Ultraviolet-B (UVB, 280 to 320 nm) radiation levels reaching the earth's surface are increasing because of depletion of the stratospheric ozone layer. Adverse biological effects of this harmful radiation are a serious concern. The effects of UVB radiation on spotted chickweed, dandelion, downy brome, green foxtail, redstem filaree, and common catsear seed germination, shoot and radicle elongation, and seedling growth and development in a UVB-free environment after exposure to UVB were investigated in a greenhouse study. UVB radiation (4, 7, or 11 kJ m−2 d−1) did not influence seed germination of any species except downy brome. Postgermination UVB exposure (8 h d−1, for 10 d), however, inhibited radicle elongation in all species, except in spotted catsear. Shoot elongation was also inhibited in some species but to a lesser extent than radicle elongation. A significant inhibition by UVB treatment (11 kJ m−2 d−1) of root and shoot biomass, leaf area, and leaf number was observed in some species after transfer of UVB-treated seedlings to a UVB-free environment for 3 wk. The inhibition of postgermination shoot and radicle elongation by UVB radiation, the continuation of growth inhibition after transfer of the treated seedlings to a UVB-free environment, and the differential responses of weedy species could have significant implications for their ability to compete with each other and with associated crops in a UVB-enriched environment that is likely as the stratospheric ozone layer gets depleted.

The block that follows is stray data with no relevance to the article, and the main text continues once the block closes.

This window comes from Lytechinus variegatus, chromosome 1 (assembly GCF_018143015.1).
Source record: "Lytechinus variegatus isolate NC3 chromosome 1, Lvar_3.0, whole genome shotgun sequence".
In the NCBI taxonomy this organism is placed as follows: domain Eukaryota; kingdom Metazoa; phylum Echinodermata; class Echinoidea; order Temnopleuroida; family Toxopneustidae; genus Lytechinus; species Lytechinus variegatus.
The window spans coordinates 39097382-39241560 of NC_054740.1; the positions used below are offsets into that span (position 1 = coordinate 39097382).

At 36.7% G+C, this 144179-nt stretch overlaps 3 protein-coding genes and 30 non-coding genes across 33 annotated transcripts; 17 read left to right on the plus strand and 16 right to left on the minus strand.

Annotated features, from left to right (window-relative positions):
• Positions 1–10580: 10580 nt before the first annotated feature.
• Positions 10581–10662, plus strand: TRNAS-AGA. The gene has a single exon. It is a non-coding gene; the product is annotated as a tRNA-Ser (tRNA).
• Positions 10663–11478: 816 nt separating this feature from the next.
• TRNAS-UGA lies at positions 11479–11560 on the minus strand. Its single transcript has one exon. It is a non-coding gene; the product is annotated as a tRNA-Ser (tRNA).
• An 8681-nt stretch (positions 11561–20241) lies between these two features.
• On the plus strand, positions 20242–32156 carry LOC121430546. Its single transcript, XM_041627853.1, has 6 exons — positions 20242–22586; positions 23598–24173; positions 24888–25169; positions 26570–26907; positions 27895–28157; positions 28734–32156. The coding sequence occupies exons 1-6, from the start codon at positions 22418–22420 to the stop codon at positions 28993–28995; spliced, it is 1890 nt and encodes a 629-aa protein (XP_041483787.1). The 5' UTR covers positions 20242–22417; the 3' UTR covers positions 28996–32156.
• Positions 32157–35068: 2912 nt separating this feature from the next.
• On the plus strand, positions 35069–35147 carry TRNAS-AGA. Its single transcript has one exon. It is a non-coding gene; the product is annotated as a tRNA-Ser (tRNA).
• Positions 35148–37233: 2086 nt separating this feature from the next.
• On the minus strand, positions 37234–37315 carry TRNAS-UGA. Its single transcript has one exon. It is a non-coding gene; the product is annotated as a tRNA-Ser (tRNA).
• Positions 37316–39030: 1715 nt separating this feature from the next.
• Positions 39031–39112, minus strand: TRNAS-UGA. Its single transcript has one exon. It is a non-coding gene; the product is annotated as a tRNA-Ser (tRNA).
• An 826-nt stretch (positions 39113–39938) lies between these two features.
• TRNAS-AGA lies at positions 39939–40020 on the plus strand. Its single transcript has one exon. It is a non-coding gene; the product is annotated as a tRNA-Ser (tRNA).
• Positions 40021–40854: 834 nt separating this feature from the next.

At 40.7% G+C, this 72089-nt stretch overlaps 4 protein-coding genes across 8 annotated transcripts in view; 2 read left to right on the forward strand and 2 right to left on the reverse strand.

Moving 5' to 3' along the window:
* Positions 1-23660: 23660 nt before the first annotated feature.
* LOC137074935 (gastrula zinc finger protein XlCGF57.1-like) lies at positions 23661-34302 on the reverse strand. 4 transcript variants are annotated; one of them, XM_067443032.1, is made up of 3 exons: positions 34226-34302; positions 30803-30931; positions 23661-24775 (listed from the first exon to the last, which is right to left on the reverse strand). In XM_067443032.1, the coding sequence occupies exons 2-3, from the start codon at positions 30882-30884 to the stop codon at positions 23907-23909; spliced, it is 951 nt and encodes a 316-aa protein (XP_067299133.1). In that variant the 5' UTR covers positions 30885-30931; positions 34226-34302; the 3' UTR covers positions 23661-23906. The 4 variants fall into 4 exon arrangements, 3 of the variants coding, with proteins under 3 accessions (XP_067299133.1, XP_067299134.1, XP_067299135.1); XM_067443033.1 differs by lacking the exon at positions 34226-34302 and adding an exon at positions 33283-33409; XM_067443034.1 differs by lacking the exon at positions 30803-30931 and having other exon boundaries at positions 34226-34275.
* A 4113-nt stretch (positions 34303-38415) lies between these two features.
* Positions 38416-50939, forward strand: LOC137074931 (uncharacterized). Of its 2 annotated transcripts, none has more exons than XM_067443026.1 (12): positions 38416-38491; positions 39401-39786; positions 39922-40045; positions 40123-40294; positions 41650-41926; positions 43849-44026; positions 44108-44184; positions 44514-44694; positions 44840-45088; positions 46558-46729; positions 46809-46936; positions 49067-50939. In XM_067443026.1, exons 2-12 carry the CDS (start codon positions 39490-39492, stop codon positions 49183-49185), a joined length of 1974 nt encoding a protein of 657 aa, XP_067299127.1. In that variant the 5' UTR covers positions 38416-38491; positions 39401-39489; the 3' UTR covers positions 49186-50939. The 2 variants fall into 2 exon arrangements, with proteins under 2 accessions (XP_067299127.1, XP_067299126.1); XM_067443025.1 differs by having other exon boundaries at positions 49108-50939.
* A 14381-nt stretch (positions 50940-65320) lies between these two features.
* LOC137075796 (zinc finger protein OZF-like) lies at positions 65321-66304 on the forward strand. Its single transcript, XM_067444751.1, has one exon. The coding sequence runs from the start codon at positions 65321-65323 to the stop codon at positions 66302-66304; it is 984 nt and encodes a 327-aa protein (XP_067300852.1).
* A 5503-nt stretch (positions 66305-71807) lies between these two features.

Nomenclature: Common chickweed, Stellaria media (L.) Vill. STEME; dandelion, Taraxacum officinale Weber in Wiggers TAROF; downy brome, Bromus tectorum L. BROTE; green foxtail, Setaria viridis (L.) Beauv. SETVI; redstem filaree (stork's-bill in Canada), Erodium cicutarium (L.) L'Her. ex Ait. EROCI; spotted catsear, Hypochoeris radicata L. HRYRA.